Adjuvant Radiotherapy in Low-Risk Breast Cancer Patients: Review and Clinical Implications

Chirag Shah, MD, Vivek Verma, MD, Michelle Frances Barrord, BS, Frank Vicini, MD
Published: Sunday, Jun 21, 2015
Chirag Shah, MD

About the lead author:
Chirag Shah, MD
Department of Radiation Oncology
Summa Health System

The Reviewer’s Viewpoint

Department of
Radiation Oncology
Tufts University
School of Medicine
Alpert Medical School
of Brown University

Why is this article contemporary?
Contemporary risk-adapted local therapy for early breast cancer is a complex and evolving paradigm. Shah et al do an excellent job in summarizing the multitude of evidence-based approaches related to risk stratification, treatment options, and results. By also placing these in the context of real-world case examples, clinicians can gain valuable insight into the appropriate application of these multifaceted clinical trial data to manage the individual patient. This review highlights the enormous progress that has been achieved in recent years toward providing women with local therapy options that are safe, effective, convenient, and cost efficient.


Breast conserving therapy (BCT) offers women the ability to preserve their breast without sacrificing local control or survival. Since its inception, a key component of BCT has been the delivery of adjuvant radiotherapy following breast-conserving surgery (BCS). However, a growing interest remains in determining if there exists a subset of women with low-risk features for whom adjuvant radiotherapy may be omitted following BCS. To date, the data are consistent in demonstrating that adjuvant radiotherapy reduces the rate of local recurrences in all risk groups. In lower-risk groups, modern trials have failed to demonstrate a survival advantage from the local control benefit derived from radiotherapy. Currently, studies are being performed to identify low-risk patients based on tumor genetics, nomograms, and other techniques. In the interim, clinicians now have alternative techniques including hypofractionated whole breast irradiation as well as accelerated partial breast irradiation which allows for a reduction in treatment duration (and possibly treatment volume) while still maintaining local control.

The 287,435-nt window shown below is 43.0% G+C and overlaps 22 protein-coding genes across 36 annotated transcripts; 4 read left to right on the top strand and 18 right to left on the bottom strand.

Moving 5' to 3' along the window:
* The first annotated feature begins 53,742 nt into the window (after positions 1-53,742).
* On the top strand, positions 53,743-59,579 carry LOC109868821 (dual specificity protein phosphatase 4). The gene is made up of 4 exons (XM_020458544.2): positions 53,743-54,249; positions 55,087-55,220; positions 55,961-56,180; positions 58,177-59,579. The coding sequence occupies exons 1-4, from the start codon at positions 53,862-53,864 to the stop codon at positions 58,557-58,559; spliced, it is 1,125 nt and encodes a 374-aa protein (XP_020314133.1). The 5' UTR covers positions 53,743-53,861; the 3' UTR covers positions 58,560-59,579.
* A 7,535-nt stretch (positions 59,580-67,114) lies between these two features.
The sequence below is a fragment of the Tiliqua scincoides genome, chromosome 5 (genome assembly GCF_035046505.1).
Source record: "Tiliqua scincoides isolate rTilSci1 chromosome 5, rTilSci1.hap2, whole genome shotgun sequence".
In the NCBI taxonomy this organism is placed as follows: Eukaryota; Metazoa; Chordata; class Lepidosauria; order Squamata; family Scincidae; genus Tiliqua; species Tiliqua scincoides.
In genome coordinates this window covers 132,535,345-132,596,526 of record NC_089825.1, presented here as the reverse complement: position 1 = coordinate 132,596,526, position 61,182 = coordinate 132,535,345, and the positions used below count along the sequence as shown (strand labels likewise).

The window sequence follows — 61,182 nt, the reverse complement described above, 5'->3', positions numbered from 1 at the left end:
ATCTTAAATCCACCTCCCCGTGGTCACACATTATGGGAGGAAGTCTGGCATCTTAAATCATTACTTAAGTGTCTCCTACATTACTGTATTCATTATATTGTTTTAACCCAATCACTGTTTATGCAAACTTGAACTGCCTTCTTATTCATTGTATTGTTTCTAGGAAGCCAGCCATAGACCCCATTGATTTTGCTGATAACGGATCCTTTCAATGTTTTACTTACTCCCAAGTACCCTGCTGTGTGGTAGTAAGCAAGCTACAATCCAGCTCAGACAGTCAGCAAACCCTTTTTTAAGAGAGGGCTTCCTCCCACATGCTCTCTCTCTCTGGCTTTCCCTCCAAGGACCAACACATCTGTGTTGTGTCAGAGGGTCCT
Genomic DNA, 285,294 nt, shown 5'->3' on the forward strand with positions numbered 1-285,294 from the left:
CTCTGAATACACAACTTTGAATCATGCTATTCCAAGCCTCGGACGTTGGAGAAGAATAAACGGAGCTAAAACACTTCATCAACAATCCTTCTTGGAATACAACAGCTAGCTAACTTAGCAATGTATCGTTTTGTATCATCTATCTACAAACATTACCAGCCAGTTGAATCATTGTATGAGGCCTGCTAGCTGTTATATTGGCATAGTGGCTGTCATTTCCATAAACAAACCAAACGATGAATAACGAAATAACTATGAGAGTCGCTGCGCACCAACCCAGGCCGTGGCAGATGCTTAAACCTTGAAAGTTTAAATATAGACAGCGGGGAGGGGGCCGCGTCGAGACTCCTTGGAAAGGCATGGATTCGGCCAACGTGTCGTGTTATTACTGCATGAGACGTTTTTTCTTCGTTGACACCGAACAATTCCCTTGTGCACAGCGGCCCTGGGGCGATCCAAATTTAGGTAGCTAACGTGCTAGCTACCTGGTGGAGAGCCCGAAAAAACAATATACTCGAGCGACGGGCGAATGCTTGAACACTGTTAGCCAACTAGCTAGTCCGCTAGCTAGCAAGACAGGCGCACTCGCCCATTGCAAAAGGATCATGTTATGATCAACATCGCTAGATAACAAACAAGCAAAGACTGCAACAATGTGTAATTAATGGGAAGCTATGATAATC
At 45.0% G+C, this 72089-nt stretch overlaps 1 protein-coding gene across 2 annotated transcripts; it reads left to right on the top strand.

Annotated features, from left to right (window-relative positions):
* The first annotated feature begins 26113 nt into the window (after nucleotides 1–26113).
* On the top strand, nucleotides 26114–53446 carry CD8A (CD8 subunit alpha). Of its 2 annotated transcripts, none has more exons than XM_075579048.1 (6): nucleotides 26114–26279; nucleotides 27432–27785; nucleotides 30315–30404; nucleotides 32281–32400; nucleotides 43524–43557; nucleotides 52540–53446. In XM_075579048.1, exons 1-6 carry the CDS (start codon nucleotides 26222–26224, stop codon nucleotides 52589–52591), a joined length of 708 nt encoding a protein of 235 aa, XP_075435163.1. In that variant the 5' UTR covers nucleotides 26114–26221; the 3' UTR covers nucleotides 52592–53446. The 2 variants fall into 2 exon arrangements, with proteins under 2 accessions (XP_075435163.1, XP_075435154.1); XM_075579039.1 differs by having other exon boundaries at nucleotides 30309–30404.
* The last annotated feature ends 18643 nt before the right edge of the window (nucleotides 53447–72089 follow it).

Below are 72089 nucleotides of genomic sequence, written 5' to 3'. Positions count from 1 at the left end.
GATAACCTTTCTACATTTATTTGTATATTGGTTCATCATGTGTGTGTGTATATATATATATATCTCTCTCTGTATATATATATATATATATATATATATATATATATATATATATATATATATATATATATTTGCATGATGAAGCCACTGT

Over the past several decades, breast-conserving therapy (BCT) has emerged as the standard of care in the management of early-stage breast cancer. With greater than twenty-five years of follow-up, multiple randomized trials have demonstrated equivalence in outcomes between mastectomy and BCT, with BCT being shown to improve the quality of life of breast cancer survivors compared with mastectomy.1-4 A key component in the BCT arms of the randomized trials was standard fractionation whole-breast irradiation (WBI) delivered over 5 to 6 weeks. In the decades since the initial randomized trials, adjuvant radiation therapy (RT) has continued to be a key component of the BCT technique to optimize local control. While RT has been shown to enhance local control following breast-conserving surgery (BCS), concerns exist, including acute/chronic toxicities associated with treatment, the duration of treatment, and the potential for overtreatment.5,6 A key question being considered is the role of RT in patients who will not manifest large local control benefits with adjuvant RT compared with BCS with or without endocrine therapy. Multiple attempts have been made to omit RT following BCS, with mixed results. In spite of the lack of clarity, clinicians are facing pressure to tailor RT recommendations based on patient (age, performance status), pathologic (tumor size, margin status, grade, hormone receptor status, lymph node status), and systemic treatment (tamoxifen/aromatase inhibitor utilization) characteristics and to identify low-risk patients for whom RT may not be required. Therefore, the purpose of this clinical review is to evaluate the role of RT in low-risk patients (based on patient and pathologic features) following BCS and to provide common scenarios and recommendations based on current data and guidelines.


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